In hand the mouse feels suitably ergonomic, especially when compared to rivals, like the Corsair Dark Core RGB SE, which has a less-intuitive button placement and chunkier chassis. Unlike the Corsair, the G903’s side controls are located where your thumb would naturally sit, and the slightly arched, rounded back pushes your palm up so all the top controls are within easy reach at all times.
Despite lugging around a battery with an impressive quoted 32 hours’ playtime, the G903 is also surprisingly light. Unburdened of its bottom docking Powercore disc or 10g optional weight, the G903 weighs a meagre 110g. The Corsair weighs 128g, by comparison.
The only lighter option you’ll find is the even more expensive Razer Mamba + Firefly, which uses similar wireless charging tech to let the mouse operate without a battery. It weighs just 96g as a result.
Personally, I found the unhindered 110g weight a little on the floaty side anyway, and ended up using the 10g weighted disc. This clips into a dock on the mouse’s underside. Whether you do the same will largely be down to personal preference.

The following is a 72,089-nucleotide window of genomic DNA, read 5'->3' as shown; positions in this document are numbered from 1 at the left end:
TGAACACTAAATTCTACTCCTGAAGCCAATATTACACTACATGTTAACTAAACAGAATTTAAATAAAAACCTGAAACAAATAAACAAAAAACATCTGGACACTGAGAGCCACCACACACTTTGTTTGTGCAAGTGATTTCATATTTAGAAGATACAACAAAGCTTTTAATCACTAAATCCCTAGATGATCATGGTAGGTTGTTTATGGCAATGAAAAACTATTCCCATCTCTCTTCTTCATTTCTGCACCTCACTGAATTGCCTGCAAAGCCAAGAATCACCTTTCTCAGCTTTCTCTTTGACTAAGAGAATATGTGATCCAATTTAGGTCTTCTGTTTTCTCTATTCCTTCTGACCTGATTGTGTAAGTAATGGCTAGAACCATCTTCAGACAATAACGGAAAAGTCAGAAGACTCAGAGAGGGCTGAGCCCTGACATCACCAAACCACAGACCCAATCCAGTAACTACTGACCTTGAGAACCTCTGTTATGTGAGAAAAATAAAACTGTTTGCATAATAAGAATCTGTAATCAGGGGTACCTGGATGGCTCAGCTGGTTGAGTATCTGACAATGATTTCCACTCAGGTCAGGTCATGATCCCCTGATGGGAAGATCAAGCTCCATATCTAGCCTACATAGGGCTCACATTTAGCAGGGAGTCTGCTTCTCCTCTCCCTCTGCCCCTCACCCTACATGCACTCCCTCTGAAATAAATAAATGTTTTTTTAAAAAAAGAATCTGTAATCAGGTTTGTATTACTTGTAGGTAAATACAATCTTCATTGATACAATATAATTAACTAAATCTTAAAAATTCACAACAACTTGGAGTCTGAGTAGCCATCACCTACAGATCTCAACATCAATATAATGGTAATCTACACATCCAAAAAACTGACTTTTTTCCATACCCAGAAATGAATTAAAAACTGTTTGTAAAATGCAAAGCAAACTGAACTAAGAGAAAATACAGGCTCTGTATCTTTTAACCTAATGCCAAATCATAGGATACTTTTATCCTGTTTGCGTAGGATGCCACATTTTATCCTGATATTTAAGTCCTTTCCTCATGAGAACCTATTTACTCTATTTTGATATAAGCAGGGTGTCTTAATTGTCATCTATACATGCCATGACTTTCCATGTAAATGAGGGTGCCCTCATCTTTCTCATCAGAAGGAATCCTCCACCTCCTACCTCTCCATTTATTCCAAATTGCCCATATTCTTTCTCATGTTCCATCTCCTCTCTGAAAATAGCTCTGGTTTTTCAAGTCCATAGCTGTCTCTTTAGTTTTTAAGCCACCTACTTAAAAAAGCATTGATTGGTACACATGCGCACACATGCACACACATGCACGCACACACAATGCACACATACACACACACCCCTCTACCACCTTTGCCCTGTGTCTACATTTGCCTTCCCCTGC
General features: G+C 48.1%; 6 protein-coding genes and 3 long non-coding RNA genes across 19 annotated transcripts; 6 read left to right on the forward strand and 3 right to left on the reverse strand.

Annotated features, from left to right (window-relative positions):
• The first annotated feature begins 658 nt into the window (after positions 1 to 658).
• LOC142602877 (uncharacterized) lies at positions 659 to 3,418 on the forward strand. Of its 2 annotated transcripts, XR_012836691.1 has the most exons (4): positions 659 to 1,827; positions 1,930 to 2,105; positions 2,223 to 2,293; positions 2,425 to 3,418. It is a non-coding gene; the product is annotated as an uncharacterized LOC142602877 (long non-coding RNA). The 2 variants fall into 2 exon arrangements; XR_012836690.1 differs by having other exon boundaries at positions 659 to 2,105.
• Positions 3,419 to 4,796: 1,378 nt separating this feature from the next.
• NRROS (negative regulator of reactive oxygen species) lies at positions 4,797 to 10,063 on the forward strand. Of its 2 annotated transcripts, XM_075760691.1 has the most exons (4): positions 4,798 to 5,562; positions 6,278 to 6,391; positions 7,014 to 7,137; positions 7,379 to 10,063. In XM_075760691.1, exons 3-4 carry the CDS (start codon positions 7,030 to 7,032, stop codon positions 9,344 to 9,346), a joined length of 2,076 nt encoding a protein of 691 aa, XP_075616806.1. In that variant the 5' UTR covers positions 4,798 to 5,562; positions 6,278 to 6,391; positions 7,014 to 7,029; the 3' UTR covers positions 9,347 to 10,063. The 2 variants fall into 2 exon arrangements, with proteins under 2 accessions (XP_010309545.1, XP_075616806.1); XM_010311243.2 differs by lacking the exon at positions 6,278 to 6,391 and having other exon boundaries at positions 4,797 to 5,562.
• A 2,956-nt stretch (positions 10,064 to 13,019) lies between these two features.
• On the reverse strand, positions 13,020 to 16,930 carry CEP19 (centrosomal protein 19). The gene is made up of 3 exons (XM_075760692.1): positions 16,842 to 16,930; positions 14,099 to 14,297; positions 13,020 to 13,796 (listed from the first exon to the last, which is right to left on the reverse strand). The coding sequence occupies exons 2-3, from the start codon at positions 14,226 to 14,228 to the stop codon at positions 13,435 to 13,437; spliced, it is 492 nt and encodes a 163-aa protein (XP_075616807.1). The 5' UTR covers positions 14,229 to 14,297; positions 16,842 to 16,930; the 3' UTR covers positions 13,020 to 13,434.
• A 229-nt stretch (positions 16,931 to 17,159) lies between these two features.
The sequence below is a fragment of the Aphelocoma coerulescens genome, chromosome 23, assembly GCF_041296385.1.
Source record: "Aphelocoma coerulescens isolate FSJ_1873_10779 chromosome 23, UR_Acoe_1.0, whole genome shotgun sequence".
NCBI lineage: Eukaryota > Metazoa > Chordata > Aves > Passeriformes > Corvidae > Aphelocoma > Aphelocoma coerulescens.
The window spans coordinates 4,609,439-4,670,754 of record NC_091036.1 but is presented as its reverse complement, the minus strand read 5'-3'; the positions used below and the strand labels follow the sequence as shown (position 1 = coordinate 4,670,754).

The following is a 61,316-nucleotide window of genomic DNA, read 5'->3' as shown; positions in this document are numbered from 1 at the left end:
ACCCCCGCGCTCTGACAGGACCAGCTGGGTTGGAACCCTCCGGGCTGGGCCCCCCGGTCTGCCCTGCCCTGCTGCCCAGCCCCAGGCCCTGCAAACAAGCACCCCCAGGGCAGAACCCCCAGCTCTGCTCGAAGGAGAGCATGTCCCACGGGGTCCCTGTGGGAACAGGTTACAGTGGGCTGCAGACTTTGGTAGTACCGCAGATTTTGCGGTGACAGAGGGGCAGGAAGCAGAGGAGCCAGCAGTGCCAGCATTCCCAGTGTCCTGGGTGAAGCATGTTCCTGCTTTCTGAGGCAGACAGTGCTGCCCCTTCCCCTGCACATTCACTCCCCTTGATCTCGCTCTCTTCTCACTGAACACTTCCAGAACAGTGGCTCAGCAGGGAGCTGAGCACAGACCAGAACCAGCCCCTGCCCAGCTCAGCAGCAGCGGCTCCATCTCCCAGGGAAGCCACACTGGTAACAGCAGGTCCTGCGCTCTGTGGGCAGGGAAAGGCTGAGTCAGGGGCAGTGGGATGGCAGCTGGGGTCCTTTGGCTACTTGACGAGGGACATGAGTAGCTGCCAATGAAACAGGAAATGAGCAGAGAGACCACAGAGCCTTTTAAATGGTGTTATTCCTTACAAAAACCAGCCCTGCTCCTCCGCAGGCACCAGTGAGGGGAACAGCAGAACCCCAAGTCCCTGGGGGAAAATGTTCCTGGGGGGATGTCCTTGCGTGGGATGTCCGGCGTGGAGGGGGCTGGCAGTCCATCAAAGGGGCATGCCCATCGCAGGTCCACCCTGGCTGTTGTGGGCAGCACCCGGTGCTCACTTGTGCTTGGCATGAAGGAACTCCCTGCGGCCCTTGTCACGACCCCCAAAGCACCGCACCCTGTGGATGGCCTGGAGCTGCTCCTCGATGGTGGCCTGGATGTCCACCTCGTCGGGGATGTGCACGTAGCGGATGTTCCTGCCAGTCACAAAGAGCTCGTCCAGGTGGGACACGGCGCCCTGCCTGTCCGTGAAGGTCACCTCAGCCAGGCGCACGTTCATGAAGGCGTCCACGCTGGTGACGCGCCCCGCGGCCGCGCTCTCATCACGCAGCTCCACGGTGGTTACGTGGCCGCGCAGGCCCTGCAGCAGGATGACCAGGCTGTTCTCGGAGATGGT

Those who want to take advantage of the G903’s custom ‘Powerplay’ wireless charging will have to use the lighter Powercore disc, however. The feature works in a similar manner to the Razer Mamba + Firefly, allowing the G903 to charge wirelessly when paired and sitting on top of Logitech’s £90 Powermat.
The combined cost is still well below the £250 of the Razer Mamba + Firefly. But the combo still makes the G903’s wireless charging a fairly expensive luxury that most people won’t need – especially since I found that regular wireless battery life is excellent. Even with RGB lighting on, I easily achieved a fortnight of use from the G903, doing a couple of hours’ gaming each evening.
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Logitech G903 – Performance
Performance is an area in which wireless mice have traditionally always fallen behind. They’re generally less responsive and more prone to latency than their cabled brethren. Fortunately, this isn’t an issue at all with the G903 for a few reasons.
First is its use of the PMW3366 optical sensor. This isn’t a unique feature, but the sensor is one of the best on the market and means the G903 has a fantastic 200-12,000DPI sensitivity range.
Second, and more importantly, is the G903’s use of Logitech’s stellar Lightspeed wireless connectivity. Lightspeed is a custom tech designed to offer gamers an insane and unnoticeable 1ms response rate. It’s worked a treat on past products such as the stellar Logitech G613 wireless keyboard, and this remains the case here.